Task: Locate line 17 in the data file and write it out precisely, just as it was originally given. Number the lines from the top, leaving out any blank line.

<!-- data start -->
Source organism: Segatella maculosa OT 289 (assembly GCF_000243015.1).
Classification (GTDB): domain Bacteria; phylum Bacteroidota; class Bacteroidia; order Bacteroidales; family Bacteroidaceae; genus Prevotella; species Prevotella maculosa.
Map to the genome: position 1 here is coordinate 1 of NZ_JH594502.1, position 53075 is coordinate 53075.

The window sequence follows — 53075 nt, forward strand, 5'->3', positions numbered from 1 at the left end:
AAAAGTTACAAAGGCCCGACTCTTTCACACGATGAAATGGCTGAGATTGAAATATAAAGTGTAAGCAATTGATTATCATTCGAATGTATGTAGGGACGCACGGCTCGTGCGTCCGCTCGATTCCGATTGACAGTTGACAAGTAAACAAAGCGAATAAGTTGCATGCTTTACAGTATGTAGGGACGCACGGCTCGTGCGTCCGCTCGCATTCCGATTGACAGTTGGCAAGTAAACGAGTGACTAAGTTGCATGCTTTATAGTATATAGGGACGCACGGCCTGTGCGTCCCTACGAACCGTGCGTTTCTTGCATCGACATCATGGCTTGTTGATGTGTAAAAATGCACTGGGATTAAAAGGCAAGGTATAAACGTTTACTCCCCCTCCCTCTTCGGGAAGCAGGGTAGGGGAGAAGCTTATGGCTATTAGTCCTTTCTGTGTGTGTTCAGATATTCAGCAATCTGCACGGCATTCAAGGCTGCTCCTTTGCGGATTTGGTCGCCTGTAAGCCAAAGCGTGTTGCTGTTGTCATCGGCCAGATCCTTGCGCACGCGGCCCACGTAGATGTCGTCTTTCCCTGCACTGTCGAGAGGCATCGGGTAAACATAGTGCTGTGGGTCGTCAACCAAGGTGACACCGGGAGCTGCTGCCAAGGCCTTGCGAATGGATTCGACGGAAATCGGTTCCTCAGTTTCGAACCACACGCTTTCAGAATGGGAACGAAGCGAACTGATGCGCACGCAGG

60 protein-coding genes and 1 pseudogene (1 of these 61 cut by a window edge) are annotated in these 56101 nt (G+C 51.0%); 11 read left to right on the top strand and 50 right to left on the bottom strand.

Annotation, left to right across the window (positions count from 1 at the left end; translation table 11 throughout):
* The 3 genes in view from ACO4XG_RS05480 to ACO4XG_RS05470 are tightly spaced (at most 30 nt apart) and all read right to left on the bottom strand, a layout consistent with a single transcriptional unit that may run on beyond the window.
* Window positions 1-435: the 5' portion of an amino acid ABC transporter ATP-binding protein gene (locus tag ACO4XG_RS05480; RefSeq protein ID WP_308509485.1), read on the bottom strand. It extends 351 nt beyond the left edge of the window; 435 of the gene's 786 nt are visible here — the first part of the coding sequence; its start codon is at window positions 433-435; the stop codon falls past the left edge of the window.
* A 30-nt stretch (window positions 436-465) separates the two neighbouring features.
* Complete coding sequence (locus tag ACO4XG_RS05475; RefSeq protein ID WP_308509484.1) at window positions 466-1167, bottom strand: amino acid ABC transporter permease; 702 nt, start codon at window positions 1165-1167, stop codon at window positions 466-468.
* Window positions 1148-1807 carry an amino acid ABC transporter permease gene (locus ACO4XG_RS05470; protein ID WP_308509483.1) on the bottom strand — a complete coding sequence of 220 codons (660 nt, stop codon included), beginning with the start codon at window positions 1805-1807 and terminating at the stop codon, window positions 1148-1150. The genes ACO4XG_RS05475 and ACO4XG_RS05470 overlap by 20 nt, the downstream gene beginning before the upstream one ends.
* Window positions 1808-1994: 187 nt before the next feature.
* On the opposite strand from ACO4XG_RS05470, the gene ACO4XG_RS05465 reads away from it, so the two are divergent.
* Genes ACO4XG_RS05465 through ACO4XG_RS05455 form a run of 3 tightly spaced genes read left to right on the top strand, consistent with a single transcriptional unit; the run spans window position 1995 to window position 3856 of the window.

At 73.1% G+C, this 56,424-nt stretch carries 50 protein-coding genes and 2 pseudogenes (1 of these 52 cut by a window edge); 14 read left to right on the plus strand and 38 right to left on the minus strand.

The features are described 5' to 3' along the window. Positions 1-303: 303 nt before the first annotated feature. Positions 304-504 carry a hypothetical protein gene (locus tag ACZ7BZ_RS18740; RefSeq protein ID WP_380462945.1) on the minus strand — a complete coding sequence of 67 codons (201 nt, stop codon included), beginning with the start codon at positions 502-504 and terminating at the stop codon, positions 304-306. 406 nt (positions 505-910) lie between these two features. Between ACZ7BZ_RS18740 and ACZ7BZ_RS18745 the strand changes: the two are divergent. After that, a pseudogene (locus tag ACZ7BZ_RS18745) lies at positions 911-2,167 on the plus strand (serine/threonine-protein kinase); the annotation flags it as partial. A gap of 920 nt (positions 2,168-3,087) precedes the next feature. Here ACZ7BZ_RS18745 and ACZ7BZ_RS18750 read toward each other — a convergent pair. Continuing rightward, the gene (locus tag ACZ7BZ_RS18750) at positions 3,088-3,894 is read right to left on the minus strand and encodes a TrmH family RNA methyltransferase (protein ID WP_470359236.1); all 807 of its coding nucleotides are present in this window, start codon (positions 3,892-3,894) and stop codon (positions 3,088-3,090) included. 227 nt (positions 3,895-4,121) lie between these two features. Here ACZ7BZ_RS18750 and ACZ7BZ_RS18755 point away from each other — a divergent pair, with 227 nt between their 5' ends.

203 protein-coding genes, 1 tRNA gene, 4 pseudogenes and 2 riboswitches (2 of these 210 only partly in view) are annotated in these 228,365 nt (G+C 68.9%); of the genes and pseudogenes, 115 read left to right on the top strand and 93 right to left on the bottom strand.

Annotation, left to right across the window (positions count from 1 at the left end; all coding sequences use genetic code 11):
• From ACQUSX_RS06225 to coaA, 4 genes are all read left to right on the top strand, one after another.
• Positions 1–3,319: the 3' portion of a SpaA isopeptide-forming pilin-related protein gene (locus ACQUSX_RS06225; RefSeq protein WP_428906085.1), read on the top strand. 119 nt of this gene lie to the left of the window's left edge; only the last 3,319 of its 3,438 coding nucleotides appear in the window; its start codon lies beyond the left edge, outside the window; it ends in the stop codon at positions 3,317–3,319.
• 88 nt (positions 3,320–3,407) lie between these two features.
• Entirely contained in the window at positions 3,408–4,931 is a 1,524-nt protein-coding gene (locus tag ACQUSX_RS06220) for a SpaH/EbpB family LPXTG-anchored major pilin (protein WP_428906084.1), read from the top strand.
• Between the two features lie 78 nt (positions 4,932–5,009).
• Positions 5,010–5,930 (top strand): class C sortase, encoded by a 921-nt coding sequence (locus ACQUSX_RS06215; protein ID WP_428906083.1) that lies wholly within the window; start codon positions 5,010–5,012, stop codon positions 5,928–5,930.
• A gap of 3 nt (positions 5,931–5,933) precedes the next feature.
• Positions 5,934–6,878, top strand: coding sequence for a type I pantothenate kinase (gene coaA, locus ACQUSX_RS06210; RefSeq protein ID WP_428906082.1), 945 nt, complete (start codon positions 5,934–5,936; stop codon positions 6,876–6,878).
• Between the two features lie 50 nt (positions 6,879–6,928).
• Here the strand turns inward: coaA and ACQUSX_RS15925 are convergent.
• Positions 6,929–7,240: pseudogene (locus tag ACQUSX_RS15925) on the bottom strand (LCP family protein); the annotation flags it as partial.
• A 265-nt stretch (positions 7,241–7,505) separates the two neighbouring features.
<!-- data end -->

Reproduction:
The features are described 5' to 3' along the window. Positions 1-303: 303 nt before the first annotated feature. Positions 304-504 carry a hypothetical protein gene (locus tag ACZ7BZ_RS18740; RefSeq protein ID WP_380462945.1) on the minus strand — a complete coding sequence of 67 codons (201 nt, stop codon included), beginning with the start codon at positions 502-504 and terminating at the stop codon, positions 304-306. 406 nt (positions 505-910) lie between these two features. Between ACZ7BZ_RS18740 and ACZ7BZ_RS18745 the strand changes: the two are divergent. After that, a pseudogene (locus tag ACZ7BZ_RS18745) lies at positions 911-2,167 on the plus strand (serine/threonine-protein kinase); the annotation flags it as partial. A gap of 920 nt (positions 2,168-3,087) precedes the next feature. Here ACZ7BZ_RS18745 and ACZ7BZ_RS18750 read toward each other — a convergent pair. Continuing rightward, the gene (locus tag ACZ7BZ_RS18750) at positions 3,088-3,894 is read right to left on the minus strand and encodes a TrmH family RNA methyltransferase (protein ID WP_470359236.1); all 807 of its coding nucleotides are present in this window, start codon (positions 3,892-3,894) and stop codon (positions 3,088-3,090) included. 227 nt (positions 3,895-4,121) lie between these two features. Here ACZ7BZ_RS18750 and ACZ7BZ_RS18755 point away from each other — a divergent pair, with 227 nt between their 5' ends.